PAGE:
Dubbed the "Oscar for Inventors," the $500,000 Lemelson-MIT Prize is awarded to outstanding mid-career inventors who have developed a patented product or process of significant value to society, which has been adopted for practical use, or has a high probability of being adopted. By recognizing and funding younger, mid-career inventors, the prize is designed to spur inventive careers and provide role models for future generations of inventors. Chemical biologist Dr. Carolyn Bertozzi received the award in 2010.
The $100,000 Lemelson-MIT Award for Sustainability honors inventors whose products or processes impact issues of global relevance, as well as issues that impact local communities in terms of meeting basic health needs, and building sustainable livelihoods for the world's poorest populations. This year, social entrepreneur Dr. BP Agrawal was recognized for his innovative work to bring access to clean water to rural India.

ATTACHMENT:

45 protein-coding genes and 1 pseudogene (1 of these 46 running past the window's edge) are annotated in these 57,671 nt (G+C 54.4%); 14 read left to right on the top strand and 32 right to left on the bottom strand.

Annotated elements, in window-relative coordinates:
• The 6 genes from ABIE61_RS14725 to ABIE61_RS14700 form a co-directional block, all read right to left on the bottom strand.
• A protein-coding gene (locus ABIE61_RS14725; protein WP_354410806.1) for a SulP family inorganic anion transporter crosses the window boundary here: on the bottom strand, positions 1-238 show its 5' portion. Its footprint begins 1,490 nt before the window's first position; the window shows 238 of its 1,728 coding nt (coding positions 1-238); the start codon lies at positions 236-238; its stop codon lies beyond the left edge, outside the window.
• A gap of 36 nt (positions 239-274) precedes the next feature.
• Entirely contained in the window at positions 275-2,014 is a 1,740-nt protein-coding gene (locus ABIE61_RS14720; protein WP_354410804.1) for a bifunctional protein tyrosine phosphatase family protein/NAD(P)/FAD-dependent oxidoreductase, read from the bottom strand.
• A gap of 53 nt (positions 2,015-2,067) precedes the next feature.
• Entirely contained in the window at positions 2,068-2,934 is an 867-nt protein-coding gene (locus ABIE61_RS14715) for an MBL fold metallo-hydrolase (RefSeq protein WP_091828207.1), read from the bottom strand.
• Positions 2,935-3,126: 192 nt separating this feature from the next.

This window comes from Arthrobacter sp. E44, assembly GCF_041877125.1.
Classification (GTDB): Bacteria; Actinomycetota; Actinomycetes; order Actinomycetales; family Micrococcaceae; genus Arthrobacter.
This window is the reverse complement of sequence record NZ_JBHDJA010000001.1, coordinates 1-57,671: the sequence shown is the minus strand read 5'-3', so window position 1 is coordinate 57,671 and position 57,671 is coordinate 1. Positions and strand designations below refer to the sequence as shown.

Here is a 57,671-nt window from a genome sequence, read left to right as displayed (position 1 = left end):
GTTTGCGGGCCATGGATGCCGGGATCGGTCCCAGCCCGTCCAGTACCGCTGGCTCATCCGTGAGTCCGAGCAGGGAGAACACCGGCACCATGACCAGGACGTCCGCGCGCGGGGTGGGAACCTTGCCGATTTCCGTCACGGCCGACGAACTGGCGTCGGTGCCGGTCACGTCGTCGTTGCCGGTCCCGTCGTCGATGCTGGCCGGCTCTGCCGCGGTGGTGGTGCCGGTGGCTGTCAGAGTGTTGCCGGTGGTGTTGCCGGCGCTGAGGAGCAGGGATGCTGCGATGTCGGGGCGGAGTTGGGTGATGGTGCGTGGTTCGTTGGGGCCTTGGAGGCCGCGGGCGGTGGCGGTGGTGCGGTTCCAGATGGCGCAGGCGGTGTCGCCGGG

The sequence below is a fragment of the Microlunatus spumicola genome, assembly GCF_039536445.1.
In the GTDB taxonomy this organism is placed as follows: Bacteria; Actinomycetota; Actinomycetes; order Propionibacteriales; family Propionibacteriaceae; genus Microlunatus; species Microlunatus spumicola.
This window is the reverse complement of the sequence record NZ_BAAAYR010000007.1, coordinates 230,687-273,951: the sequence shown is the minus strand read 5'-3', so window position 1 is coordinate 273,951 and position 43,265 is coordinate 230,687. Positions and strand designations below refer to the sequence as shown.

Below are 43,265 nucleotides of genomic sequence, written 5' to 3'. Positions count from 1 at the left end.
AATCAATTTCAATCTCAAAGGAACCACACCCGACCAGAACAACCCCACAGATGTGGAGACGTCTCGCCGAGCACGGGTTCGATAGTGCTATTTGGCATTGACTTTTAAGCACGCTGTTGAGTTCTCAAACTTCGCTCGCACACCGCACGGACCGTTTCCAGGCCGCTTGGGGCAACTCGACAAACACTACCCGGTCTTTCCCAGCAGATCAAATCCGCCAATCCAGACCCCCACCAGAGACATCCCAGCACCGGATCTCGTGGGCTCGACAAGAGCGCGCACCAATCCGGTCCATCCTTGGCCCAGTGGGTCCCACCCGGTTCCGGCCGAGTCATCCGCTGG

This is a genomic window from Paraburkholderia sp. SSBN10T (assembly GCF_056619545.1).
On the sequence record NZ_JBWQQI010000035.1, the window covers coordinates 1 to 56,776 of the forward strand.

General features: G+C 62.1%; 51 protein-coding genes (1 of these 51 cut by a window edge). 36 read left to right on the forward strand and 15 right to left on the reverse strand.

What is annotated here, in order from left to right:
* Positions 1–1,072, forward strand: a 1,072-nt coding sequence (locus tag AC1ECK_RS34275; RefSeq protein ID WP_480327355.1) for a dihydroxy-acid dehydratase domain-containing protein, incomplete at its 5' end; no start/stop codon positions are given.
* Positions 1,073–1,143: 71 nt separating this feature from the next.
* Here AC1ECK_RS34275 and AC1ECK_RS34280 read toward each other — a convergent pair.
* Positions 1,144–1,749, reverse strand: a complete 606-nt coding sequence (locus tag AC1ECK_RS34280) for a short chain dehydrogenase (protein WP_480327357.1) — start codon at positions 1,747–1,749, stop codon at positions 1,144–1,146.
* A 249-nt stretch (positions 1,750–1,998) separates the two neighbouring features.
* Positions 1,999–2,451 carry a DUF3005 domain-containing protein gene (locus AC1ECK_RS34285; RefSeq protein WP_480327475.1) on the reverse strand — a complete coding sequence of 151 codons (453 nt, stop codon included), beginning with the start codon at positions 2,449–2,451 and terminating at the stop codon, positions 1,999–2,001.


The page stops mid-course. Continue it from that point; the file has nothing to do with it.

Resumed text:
Nominations for both prizes are open until October 5, 2010. Visit the Lemelson-MIT Program's awards page for more details.
About the Lemelson-MIT Program
The Lemelson-MIT Program recognizes outstanding inventors, encourages sustainable new solutions to real-world problems, and enables and inspires young people to pursue creative lives and careers through invention. The program was founded by Jerome Lemelson at the Massachusetts Institute of Technology in 1994, and is administered by the School of Engineering.